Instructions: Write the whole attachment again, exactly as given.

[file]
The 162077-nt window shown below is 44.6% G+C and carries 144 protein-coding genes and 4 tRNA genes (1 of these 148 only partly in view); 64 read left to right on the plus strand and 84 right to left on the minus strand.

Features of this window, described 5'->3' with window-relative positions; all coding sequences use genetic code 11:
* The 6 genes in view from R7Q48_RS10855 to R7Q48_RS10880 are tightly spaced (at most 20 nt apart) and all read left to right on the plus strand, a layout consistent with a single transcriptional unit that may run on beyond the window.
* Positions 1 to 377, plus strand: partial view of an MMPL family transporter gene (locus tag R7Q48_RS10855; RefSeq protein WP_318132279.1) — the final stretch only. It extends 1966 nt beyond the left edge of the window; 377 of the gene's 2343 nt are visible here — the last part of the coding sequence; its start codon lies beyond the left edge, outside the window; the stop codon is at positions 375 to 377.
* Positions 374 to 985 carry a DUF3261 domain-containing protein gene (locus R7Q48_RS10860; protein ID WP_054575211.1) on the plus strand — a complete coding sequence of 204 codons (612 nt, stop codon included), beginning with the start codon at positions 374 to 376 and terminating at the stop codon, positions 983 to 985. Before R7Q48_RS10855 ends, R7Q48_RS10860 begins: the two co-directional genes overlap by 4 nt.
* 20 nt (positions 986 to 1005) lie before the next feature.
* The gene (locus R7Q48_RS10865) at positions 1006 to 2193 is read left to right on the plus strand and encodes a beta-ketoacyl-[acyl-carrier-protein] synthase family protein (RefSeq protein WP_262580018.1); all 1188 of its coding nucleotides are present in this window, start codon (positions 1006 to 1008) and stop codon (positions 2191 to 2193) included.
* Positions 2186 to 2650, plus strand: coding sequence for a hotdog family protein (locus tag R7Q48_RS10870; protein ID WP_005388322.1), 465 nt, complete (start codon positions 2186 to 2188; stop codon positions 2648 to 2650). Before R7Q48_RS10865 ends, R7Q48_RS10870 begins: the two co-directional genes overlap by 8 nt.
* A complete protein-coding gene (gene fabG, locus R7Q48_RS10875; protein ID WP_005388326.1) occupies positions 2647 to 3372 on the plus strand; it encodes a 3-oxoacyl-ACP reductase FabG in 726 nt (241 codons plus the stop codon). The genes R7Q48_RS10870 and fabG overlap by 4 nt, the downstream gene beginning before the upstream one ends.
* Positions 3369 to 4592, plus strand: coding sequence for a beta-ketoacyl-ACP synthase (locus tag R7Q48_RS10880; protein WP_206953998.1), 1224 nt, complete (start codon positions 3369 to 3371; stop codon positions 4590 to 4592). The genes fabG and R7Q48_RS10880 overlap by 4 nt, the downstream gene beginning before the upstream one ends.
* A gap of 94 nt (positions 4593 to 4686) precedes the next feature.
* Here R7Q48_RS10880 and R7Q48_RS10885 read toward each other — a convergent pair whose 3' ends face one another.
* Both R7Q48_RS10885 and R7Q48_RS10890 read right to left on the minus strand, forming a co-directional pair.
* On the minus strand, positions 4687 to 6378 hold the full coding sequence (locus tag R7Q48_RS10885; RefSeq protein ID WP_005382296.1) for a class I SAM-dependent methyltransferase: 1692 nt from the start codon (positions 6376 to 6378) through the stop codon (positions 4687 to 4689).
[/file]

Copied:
The 162077-nt window shown below is 44.6% G+C and carries 144 protein-coding genes and 4 tRNA genes (1 of these 148 only partly in view); 64 read left to right on the plus strand and 84 right to left on the minus strand.

Features of this window, described 5'->3' with window-relative positions; all coding sequences use genetic code 11:
* The 6 genes in view from R7Q48_RS10855 to R7Q48_RS10880 are tightly spaced (at most 20 nt apart) and all read left to right on the plus strand, a layout consistent with a single transcriptional unit that may run on beyond the window.
* Positions 1 to 377, plus strand: partial view of an MMPL family transporter gene (locus tag R7Q48_RS10855; RefSeq protein WP_318132279.1) — the final stretch only. It extends 1966 nt beyond the left edge of the window; 377 of the gene's 2343 nt are visible here — the last part of the coding sequence; its start codon lies beyond the left edge, outside the window; the stop codon is at positions 375 to 377.
* Positions 374 to 985 carry a DUF3261 domain-containing protein gene (locus R7Q48_RS10860; protein ID WP_054575211.1) on the plus strand — a complete coding sequence of 204 codons (612 nt, stop codon included), beginning with the start codon at positions 374 to 376 and terminating at the stop codon, positions 983 to 985. Before R7Q48_RS10855 ends, R7Q48_RS10860 begins: the two co-directional genes overlap by 4 nt.
* 20 nt (positions 986 to 1005) lie before the next feature.
* The gene (locus R7Q48_RS10865) at positions 1006 to 2193 is read left to right on the plus strand and encodes a beta-ketoacyl-[acyl-carrier-protein] synthase family protein (RefSeq protein WP_262580018.1); all 1188 of its coding nucleotides are present in this window, start codon (positions 1006 to 1008) and stop codon (positions 2191 to 2193) included.
* Positions 2186 to 2650, plus strand: coding sequence for a hotdog family protein (locus tag R7Q48_RS10870; protein ID WP_005388322.1), 465 nt, complete (start codon positions 2186 to 2188; stop codon positions 2648 to 2650). Before R7Q48_RS10865 ends, R7Q48_RS10870 begins: the two co-directional genes overlap by 8 nt.
* A complete protein-coding gene (gene fabG, locus R7Q48_RS10875; protein ID WP_005388326.1) occupies positions 2647 to 3372 on the plus strand; it encodes a 3-oxoacyl-ACP reductase FabG in 726 nt (241 codons plus the stop codon). The genes R7Q48_RS10870 and fabG overlap by 4 nt, the downstream gene beginning before the upstream one ends.
* Positions 3369 to 4592, plus strand: coding sequence for a beta-ketoacyl-ACP synthase (locus tag R7Q48_RS10880; protein WP_206953998.1), 1224 nt, complete (start codon positions 3369 to 3371; stop codon positions 4590 to 4592). The genes fabG and R7Q48_RS10880 overlap by 4 nt, the downstream gene beginning before the upstream one ends.
* A gap of 94 nt (positions 4593 to 4686) precedes the next feature.
* Here R7Q48_RS10880 and R7Q48_RS10885 read toward each other — a convergent pair whose 3' ends face one another.
* Both R7Q48_RS10885 and R7Q48_RS10890 read right to left on the minus strand, forming a co-directional pair.
* On the minus strand, positions 4687 to 6378 hold the full coding sequence (locus tag R7Q48_RS10885; RefSeq protein ID WP_005382296.1) for a class I SAM-dependent methyltransferase: 1692 nt from the start codon (positions 6376 to 6378) through the stop codon (positions 4687 to 4689).